As President Joe Biden eyes a tax hike on America's wealthy, the exchange traded fund industry could benefit from an influx of investors seeking tax-efficient investment vehicles.
Biden has outlined plans to double the rate for those generating over $1 million per year on investment profits, which could accelerate the ongoing shift that has sent hundreds of billions of dollars from mutual funds to ETFs, Bloomberg reports. Observers have pointed out that characteristics like ETFs' tax efficiency could be a boon for those looking at a higher tax bill.
While the administration's plans remain in their nascent planning stages and face increased scrutiny on Capitol Hill, any incremental tax hike on capital gains would likely fuel further ETF usage, according to David Perlman, an ETF strategist at UBS Global Wealth Management.
“If capital gains tax rates are going to be higher, if you have a choice of a structure that helps to defer capital gains and gives you more control over when to recognize those gains, you’d be more inclined to go in that direction,” Perlman told Bloomberg.
With mutual funds, fund managers need to sell securities to raise cash for redemptions in case an investor exits the fund, which triggers a taxable event for all investors. On the other hand, ETFs follow an "in-kind" creation and redemption process where ETF issuers exchange shares for baskets of underlying securities, which does not trigger a taxable event.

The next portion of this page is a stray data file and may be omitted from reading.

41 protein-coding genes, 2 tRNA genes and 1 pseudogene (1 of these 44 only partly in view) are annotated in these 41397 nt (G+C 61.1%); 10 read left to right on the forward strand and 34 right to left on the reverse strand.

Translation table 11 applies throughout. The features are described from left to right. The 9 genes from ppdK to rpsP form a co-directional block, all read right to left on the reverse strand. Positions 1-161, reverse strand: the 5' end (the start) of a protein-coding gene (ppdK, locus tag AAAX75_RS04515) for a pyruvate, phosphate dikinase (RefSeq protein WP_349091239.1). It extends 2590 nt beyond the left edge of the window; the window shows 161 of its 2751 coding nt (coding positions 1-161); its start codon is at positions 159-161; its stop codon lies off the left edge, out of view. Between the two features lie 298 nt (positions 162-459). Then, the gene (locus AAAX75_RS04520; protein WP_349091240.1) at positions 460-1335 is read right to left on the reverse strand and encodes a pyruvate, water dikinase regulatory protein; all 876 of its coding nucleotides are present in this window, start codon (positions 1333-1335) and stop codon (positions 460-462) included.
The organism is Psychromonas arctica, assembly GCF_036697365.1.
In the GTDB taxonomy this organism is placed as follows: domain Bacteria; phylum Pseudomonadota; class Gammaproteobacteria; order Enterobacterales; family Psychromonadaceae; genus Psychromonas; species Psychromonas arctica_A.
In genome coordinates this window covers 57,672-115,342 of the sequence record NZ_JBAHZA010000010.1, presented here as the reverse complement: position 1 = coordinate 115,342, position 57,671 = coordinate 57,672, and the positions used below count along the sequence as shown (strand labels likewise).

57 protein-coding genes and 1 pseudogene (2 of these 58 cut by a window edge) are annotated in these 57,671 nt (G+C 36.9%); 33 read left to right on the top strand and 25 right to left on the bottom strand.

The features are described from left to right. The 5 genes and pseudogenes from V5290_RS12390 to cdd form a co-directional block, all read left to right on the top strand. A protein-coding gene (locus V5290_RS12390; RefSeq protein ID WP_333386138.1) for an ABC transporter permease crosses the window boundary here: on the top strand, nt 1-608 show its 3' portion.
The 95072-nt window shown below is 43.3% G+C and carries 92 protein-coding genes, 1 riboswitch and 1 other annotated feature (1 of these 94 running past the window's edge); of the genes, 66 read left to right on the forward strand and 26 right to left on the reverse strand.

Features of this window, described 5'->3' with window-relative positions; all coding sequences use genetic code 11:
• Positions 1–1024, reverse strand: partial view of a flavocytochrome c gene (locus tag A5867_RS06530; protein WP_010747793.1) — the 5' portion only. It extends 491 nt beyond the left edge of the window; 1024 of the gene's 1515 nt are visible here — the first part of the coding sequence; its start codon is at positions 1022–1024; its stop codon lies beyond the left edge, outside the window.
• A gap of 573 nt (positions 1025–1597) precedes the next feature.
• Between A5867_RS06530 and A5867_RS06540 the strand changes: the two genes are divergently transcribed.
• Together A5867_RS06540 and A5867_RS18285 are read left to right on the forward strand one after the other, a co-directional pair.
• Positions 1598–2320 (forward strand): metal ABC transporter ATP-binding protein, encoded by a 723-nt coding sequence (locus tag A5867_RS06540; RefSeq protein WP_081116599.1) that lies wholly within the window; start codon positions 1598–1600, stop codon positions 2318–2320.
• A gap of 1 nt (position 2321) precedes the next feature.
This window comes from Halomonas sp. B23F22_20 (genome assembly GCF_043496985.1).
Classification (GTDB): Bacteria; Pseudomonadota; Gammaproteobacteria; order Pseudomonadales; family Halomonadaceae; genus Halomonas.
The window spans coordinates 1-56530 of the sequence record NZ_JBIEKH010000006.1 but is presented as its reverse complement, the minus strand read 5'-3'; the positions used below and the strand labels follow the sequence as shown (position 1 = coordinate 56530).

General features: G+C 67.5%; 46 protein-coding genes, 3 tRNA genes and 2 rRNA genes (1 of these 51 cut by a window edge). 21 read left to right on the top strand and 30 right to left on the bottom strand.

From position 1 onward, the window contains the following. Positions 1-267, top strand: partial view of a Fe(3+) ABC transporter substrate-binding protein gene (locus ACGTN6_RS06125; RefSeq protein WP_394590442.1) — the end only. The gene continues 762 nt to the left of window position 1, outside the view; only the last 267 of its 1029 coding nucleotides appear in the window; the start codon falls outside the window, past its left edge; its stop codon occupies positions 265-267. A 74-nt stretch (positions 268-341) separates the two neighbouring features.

According to researchers at Villanova and Lehigh universities, over the past five years, ETFs have exhibited an average tax burden that was 0.92% lower than active mutual funds. Furthermore, among high net worth investors, tax considerations have outweighed both performance and fees as the primary factor for investment flows out of active mutual funds and into ETFs.
“There’s no question Biden’s plan to hike the capital gains tax could be a boon for ETFs,” Nate Geraci, president of the ETF Store, an advisory firm, told Bloomberg. “Despite significant market share gains by ETFs over the past decade, there are still trillions of dollars locked in less tax efficient mutual funds.”